The Vietnamese consulate in Cambodia has been receiving dozens of rescue requests from victims of human trafficking as
Amid the ongoing human trafficking crisis in Cambodia, the Vietnamese consulate in Sihanoukville has been receiving numerous calls from victims on a daily basis.
“Recently calls have been coming day and night and constantly. We don’t dare turn off our phones,” Consul General Vu Ngoc Ly told VnExpress.
The consulate has been collaborating with Cambodian authorities to carry out joint operations in rescuing Vietnamese individuals who have been lured and held captive by human traffickers.
The crime syndicates operating in Cambodia have targeted individuals from Southeast Asian countries, including Thailand, Malaysia, Taiwan, Indonesia, Philippines and Vietnam. Thousands of people are lured by traffickers promising them “easy jobs with high wages,” when in reality, they are exploited and held as prisoners.
“The consulate cooperated with the local police and rescued 270 workers trapped in the facility. All of them were Vietnamese, but only around 50 of them had papers, while the rest had traveled to Cambodia illegally,” Ly said.
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According to Ly, one major issue that rescuers face is incomprehensive information given by victims.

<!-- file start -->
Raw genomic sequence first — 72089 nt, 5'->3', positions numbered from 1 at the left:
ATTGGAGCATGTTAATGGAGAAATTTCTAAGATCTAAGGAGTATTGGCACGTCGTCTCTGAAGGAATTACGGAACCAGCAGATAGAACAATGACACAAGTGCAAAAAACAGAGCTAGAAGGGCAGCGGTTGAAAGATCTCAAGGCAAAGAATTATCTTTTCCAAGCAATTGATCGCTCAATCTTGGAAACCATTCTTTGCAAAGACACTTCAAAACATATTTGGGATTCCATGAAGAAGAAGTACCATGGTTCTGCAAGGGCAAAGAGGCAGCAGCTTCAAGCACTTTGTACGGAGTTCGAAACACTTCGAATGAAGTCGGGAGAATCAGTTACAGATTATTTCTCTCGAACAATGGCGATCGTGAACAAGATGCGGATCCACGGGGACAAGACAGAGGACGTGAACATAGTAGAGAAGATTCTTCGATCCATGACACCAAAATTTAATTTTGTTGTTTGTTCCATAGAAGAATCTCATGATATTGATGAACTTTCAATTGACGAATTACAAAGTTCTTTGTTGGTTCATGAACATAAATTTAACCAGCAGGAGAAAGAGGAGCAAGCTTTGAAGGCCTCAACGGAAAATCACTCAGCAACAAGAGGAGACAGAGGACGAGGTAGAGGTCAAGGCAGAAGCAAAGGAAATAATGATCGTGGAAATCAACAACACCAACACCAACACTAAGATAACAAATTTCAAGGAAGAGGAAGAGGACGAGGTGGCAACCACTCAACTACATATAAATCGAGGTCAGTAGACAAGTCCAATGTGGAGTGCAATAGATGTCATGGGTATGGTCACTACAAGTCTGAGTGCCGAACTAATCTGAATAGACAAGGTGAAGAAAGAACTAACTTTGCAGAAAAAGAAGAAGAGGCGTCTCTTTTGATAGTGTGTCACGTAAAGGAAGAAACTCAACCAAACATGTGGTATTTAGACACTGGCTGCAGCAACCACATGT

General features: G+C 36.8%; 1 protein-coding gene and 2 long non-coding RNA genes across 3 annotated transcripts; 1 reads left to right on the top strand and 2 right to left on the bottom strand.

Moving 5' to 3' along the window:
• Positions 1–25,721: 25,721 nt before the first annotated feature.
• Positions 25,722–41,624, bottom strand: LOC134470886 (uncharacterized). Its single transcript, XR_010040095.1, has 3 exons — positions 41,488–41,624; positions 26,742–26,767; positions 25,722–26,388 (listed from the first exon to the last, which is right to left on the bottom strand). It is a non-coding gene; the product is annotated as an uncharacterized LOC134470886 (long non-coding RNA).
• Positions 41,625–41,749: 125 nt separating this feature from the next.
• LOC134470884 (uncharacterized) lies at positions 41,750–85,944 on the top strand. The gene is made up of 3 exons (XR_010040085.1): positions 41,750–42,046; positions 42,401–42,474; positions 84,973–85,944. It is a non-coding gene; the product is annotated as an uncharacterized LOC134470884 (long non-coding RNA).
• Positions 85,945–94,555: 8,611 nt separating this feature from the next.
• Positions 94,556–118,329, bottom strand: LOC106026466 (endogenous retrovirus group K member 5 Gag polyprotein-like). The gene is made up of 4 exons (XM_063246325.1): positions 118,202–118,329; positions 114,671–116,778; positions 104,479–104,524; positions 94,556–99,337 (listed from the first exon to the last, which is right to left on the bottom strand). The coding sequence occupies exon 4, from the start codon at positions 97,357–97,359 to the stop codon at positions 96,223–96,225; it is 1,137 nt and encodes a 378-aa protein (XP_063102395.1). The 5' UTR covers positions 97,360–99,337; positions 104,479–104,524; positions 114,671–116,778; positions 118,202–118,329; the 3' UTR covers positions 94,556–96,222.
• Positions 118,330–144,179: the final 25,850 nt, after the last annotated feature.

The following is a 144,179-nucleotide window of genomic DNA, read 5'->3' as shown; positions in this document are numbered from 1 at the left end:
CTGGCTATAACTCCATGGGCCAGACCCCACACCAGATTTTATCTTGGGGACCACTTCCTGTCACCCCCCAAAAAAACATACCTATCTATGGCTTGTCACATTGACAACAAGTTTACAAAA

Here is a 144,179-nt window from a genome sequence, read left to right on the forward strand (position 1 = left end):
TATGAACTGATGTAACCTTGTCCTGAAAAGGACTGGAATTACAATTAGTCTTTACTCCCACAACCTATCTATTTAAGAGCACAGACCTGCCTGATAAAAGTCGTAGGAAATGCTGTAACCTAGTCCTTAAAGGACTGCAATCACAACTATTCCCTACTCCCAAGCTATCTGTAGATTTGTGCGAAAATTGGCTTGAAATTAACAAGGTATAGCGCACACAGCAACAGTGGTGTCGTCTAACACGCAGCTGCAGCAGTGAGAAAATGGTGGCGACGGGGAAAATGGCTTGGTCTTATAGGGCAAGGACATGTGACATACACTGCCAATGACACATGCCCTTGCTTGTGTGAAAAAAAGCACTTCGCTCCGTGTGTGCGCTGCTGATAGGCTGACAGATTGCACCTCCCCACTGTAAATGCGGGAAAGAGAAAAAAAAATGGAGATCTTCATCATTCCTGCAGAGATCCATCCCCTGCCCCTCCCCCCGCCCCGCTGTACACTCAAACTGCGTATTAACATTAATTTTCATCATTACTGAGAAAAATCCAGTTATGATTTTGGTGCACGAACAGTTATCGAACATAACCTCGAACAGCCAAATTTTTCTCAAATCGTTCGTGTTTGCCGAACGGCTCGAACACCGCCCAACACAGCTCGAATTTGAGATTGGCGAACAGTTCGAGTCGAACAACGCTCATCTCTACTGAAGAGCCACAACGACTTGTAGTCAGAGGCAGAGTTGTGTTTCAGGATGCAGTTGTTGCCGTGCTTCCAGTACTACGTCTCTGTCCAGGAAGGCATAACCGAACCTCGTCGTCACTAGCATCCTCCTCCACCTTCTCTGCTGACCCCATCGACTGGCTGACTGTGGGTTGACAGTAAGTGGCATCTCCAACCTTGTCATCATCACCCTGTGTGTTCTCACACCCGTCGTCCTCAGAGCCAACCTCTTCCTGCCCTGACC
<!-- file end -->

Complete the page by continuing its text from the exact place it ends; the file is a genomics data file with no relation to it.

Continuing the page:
“Many messages only have names and ages, along with pictures of personal ID cards. Family members only know that they traveled to Cambodia or were residing in Sihanoukville, but do not know where exactly they are,” Ly told VnExpress. “Some do send GPS data, but they only show an area with five or six buildings; we don’t know for sure in which building they are.”
Colonel Khong Ngoc Oanh of the Vietnamese Ministry of Public Security’s Criminal Police Department reportedly noted that several trafficking groups operate in deep forests under the guise of being legitimate companies.
The Cambodian police need exact address information before they can deploy officers. Ly also noted that the amount of Vietnamese people coming to Cambodia illegally is on the rise, and they eventually become victims of forced labor.
“Every time we get one person out, another two or three get in,” he said.
Victims are asked by traffickers to sign contracts and are given quotas. When contracts are breached or quotas are not met, they are beaten or ordered to pay compensation. They can only return home if they pay the captors a ransom of up to $30,000. Last week, authorities rescued 118 Malaysians and 50 Filipinos who were lured to Cambodia through online scamming and catfishing between January and September this year.
Since COVID-19 restrictions have been lifted, many victims have been sold into slavery in areas like Sihanoukville and Preah Sihanouk since late last year. Ly said it is important to educate people, especially those who lack access to information, about the dangers behind “easy jobs with high pay” in foreign countries.